Rehearse Out Loud

Does this sound familiar? You’ve got a script to memorize. Your method is to do it line by line. When you’ve got the first sentence memorized, you move on to the next and commit it to memory. Then you recite sentences one and two together. When you feel like you know it, you move onto sentence three, and so on.

But you may be doing something that’s setting you back — you’re not reciting your lines out loud. You’re mumbling them, or saying them in your head, even when you’re alone.

Experienced speakers and actors memorize and rehearse their lines out loud. In fact, they read their scripts out loud, over and over again, before they begin the memorization process. While reading, they listen for opportunities to emphasize certain words or phrases, when short or long pauses would create the best effect, what gestures to use for special dramatic effect, and where they’ll move on stage.

This method is called “motor learning,” (a.k.a. “muscle memory.”) When you repeat movements and variations of voice over a period of time, they become etched into your brain and when you’re on stage the movements flow naturally.

Some people are reluctant to rehearse their scripts out loud because they’re self-conscious. They’re afraid of appearing odd to the other members of the household. Rehearsing out loud also attracts house pets. I used to be reluctant to say my lines while I was driving, too, because I didn’t want other drivers to think I was nuts.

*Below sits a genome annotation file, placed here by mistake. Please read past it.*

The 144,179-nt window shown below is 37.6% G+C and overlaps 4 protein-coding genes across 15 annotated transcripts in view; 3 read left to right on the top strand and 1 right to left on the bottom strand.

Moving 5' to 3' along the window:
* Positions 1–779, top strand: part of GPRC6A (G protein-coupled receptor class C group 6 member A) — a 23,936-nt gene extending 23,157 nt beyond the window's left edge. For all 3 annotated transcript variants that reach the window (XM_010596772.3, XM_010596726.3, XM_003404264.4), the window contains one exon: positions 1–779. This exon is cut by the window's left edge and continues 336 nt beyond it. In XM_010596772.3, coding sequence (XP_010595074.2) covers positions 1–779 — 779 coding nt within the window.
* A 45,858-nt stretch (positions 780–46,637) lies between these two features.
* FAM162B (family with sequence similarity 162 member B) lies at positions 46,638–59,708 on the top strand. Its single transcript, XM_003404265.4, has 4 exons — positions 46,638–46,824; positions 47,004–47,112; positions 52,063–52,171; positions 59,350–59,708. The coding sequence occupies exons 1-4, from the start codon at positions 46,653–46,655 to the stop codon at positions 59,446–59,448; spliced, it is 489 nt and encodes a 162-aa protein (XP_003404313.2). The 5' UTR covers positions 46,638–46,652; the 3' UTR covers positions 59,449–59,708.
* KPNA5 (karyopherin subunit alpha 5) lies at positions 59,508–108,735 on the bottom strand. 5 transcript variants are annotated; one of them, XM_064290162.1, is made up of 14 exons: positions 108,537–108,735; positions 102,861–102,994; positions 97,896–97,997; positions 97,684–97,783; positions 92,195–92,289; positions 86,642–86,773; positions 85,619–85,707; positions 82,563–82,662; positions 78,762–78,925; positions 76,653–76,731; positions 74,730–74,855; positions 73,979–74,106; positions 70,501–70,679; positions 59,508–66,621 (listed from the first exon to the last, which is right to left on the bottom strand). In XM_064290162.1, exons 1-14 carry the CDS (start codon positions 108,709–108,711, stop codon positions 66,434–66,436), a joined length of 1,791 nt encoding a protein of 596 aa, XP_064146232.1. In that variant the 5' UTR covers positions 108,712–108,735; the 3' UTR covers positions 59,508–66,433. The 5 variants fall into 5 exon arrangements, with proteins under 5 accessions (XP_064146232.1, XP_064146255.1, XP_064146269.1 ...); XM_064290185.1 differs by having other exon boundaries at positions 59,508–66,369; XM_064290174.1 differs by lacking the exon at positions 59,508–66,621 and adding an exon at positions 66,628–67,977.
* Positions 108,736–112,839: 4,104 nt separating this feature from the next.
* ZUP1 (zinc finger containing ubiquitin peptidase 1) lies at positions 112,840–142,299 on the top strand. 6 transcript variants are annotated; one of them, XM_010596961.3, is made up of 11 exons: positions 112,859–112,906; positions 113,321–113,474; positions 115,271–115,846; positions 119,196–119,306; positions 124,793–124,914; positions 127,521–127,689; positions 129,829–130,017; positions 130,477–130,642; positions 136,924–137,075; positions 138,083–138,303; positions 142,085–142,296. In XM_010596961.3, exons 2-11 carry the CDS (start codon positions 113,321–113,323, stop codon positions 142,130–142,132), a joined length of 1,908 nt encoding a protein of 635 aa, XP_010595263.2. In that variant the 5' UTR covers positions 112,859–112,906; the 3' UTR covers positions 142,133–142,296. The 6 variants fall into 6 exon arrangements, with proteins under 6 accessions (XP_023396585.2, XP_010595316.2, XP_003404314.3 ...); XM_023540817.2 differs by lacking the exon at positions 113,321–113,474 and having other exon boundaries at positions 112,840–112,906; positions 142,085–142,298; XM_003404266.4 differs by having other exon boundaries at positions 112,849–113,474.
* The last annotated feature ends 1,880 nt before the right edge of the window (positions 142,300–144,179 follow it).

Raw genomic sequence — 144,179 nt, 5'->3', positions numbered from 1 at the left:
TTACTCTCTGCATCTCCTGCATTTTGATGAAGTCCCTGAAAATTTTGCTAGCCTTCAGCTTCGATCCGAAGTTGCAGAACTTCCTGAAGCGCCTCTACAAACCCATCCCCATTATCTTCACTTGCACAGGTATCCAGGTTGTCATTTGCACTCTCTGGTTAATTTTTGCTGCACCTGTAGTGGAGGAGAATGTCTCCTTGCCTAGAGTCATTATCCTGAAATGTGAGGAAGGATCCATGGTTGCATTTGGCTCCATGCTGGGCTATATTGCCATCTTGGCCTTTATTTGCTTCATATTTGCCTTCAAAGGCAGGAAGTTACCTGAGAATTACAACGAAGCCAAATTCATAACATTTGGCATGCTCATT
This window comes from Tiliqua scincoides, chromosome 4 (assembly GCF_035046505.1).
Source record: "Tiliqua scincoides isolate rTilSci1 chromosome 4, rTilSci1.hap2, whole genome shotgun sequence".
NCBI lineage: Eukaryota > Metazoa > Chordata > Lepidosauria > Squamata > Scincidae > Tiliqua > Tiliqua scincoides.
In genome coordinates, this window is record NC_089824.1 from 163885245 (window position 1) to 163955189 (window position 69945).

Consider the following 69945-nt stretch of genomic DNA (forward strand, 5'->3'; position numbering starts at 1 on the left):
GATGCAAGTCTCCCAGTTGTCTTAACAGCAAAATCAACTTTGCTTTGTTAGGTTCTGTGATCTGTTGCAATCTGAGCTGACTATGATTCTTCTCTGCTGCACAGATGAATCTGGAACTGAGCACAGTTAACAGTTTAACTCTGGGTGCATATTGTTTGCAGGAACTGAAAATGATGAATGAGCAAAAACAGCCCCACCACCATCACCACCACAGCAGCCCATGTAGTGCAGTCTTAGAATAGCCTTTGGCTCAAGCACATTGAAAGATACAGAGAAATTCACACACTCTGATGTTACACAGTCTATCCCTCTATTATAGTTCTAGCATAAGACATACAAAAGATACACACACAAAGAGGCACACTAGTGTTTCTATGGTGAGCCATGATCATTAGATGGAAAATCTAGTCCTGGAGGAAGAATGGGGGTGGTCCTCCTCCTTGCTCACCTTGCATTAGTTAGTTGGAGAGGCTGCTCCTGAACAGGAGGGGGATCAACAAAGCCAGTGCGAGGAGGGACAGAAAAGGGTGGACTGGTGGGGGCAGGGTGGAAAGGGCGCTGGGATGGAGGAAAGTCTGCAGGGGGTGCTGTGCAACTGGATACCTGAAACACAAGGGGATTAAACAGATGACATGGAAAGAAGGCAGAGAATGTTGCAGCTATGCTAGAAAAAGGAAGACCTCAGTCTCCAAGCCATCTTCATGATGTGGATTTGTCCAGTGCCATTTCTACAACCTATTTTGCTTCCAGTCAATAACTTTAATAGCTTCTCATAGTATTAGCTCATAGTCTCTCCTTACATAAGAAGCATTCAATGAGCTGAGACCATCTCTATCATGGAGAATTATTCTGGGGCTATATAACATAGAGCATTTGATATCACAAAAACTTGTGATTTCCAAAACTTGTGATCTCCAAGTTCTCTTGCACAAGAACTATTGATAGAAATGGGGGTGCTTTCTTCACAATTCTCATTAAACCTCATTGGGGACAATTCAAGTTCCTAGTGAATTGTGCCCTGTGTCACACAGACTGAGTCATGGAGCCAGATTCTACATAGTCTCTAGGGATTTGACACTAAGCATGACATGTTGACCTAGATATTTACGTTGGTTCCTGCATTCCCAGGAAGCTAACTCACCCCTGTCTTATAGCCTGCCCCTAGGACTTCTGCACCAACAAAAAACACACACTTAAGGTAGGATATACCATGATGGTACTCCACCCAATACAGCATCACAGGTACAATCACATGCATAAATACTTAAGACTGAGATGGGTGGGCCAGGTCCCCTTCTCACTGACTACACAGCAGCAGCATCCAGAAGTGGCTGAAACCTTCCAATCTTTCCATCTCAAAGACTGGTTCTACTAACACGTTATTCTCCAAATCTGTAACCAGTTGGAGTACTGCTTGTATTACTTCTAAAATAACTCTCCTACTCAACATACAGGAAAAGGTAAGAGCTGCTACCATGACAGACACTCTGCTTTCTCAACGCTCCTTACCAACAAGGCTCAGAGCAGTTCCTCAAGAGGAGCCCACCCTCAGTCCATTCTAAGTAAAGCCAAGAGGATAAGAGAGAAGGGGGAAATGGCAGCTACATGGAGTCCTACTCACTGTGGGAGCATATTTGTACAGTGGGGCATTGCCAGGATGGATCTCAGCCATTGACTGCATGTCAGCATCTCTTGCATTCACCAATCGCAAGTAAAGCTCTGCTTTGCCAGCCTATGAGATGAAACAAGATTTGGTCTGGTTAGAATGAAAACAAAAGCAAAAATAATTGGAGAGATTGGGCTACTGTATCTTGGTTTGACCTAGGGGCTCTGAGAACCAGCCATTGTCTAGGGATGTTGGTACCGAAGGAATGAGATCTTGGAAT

When speaking experts reminded me of the importance of saying my lines out loud, I threw self-consciousness to the wind and let it all hang out. The family gets used to it and stops teasing you, the pets are barricaded by a closed door, and other drivers don’t even notice you. And if they did, so what?

Oh, the freedom! Being able to let go gives you the opportunity to be your true self on stage. What’s more, the memorization process becomes so much easier because the more you practice, the more the material becomes ingrained.


Why I’m a TEDx Junkie

One of the major thrills of coaching TEDx speakers is watching them blossom from the initial creation of an idea worth spreading to delivering a superstar talk on the big day.

Another thrill is being involved (as a volunteer) with the planning and execution of a TEDx event, It gives us the opportunity to become acquainted with all of the speakers. These are pretty impressive people — thought leaders, authors, industry experts, influencers, or even just regular people with powerful ideas to share. We bond like family and keep the connections going, primarily through Facebook, because our speakers come from places around the globe.

Wise people say that helping people, being of service in some small way, is a “high.” They’re right about that. For me and the many TEDx volunteers and speaker coaches around the world, it’s an addictive (but benign) experience.

One of my clients, Tony J. Selimi, traveled all the way from London to give his talk, which was entitled, “Technological Armageddon: A Wake-Up Call,” which was about how human consciousness needs to evolve quickly in order to create artificial intelligence that is a boon to humankind, not a threat. It’s truly disturbing how fast AI is developing and what dangers lie ahead if it is not created with the best of intentions.